Population bottlenecks

Experimental data and physiological studies in M.TB and other members of the MTBC have shown that pulmonary infection can be established by as few as 1–3 bacteria (Rich 1946; Sonin 1951; O’Grady and Riley 1963; Dean et al. 2005; see the review of Ryndak and Laal 2019). This infection bottleneck is one avenue through which genetic drift shapes M.TB evolution, the effect of which would be amplified at each transmission. M.TB populations also experience subsequent population bottlenecks after transmission, related to within-host dissemination (Martin et al. 2017) as well as drug treatment (Cohen et al. 2019). Unfortunately, with the severity of the infection bottleneck combined with a lack of recombination, distinguishing selective from demographic signals can be challenging (Thornton and Jensen 2007; Crisci et al. 2013), even under standard models. In sum, both population-size changes and purifying selection likely contribute to the observed low levels of genetic diversity, and to the excess of low-frequency variants.

Progeny skew and mutation rate

One underappreciated process in M.TB has been the large variance in progeny distributions, and recent multiple-merger coalescent (MMC) modeling has been proposed as the appropriate population-genetics framework to examine M.TB diversity (Morales-Arce et al. 2020; Menardo et al. 2020). Martin et al. (2017) provided experimental evidence for the appropriateness of MMC for M.TB through digital barcoding experiments, in which individual bacteria were tracked from the moment of infection in macaques. The experiments demonstrated that most diversity was produced inside the granuloma, where for each infection, a single dominant clone generated large population sizes (up to ~53,710 CFU in a 4-week period). As the common Wright–Fisher (WF) model assumes progeny distributions to be small, M.TB likely violates this assumption, necessitating the development of alternative inference approaches (Tellier and Lemaire 2014; Irwin et al. 2016; Sackman et al. 2019). Specifically considering MMC modeling of within-host M.TB populations sequenced from serial sputum samples, recent work has demonstrated that such progeny skew (Ψ) is likely an additional and important factor in reducing variation (Fig. 2), and further that a neglect of this parameter has resulted in a downward bias in the estimation of de novo mutation rates (Morales-Arce et al. 2020). In other words, under a null model not accounting for Ψ or background selection, lower mutation rates are inferred in order to fit the paucity of observed variation. However, once accounted for, inference suggested an underlying de novo mutation rate on the order of ~6e–8 per site per replication, and a mean progeny distribution strongly differing from WF assumptions (Morales-Arce et al. 2020). Thus, once these biologically relevant, diversity-reducing processes are considered, it is necessary to invoke higher mutation rates in order to fit observed within-patient levels of variation.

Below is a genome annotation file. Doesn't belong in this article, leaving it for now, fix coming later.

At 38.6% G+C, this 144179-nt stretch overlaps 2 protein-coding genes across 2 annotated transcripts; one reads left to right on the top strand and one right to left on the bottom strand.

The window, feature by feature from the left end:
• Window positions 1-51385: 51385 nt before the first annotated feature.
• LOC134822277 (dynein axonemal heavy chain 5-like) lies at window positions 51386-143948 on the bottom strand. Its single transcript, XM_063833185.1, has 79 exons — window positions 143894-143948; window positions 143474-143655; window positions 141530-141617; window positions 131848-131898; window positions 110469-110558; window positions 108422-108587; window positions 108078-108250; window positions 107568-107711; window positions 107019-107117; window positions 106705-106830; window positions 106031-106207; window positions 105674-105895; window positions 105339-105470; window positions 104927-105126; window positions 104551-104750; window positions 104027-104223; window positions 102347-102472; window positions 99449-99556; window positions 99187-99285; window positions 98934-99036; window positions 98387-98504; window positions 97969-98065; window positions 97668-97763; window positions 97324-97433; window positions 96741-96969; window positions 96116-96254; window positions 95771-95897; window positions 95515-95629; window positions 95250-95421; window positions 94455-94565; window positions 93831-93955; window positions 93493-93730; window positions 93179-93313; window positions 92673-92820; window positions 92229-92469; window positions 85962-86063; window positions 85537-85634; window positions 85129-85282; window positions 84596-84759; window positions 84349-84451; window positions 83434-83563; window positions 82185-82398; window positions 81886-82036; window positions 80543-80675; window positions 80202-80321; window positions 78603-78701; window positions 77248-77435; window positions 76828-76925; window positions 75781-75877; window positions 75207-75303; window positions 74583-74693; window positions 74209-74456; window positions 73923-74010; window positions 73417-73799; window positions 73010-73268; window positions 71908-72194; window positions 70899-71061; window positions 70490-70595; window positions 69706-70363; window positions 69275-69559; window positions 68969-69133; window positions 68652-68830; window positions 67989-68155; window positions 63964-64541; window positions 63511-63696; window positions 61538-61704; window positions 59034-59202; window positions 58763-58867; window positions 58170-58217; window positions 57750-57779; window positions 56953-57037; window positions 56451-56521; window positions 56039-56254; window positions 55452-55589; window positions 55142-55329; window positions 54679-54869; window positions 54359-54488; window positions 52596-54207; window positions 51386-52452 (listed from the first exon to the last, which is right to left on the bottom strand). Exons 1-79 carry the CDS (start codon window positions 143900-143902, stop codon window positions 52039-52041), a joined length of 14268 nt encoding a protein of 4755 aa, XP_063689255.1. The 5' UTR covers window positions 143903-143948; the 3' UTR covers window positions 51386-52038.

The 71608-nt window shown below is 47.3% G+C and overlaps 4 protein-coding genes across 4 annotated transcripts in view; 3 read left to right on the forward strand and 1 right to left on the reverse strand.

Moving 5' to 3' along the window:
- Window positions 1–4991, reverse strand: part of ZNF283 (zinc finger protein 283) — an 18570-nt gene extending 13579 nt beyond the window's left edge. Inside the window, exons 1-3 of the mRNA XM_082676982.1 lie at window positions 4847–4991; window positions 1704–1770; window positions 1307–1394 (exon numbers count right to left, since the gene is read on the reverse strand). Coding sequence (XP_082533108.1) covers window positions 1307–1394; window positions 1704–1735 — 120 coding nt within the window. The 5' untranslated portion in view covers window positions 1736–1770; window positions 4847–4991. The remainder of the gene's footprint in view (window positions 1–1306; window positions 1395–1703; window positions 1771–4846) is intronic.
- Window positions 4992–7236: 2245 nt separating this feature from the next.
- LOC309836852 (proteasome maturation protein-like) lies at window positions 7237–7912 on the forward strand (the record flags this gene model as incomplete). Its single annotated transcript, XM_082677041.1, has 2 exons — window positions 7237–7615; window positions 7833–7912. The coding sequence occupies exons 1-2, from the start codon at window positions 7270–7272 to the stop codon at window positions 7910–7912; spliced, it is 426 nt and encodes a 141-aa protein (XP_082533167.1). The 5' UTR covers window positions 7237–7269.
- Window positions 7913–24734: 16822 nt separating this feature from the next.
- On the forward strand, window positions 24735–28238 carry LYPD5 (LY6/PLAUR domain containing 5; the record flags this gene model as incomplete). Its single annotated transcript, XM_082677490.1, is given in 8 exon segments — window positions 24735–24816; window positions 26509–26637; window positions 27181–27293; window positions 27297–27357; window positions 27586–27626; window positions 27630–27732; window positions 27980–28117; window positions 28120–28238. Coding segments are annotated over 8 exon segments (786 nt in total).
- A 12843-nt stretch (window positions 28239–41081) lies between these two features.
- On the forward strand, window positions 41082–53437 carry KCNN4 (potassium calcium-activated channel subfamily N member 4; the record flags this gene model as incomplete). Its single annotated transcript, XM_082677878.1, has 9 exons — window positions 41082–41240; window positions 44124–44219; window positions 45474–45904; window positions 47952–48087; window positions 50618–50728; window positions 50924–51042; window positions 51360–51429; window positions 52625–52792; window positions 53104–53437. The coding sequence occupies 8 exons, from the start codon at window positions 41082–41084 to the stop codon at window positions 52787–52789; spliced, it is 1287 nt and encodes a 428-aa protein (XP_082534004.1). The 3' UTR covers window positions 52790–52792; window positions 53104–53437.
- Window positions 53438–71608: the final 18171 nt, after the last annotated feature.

Fig. 2: Infection dynamics and population-genetic diversity.
figure 2

A The diversity of M.TB within a patient is reduced relative to Wright–Fisher expectations owing to stochastic progeny skew, as shown in the inset in which a single clone in generation ti–1 leaves a large proportion of progeny in the following generation ti. Each colored star represents a unique variant. B The transmission bottleneck associated with a new patient infection additionally acts to reduce diversity to a subset of that present in the infecting individual. Further, the cycle of clonality will continue to reduce variation and alter allele frequencies.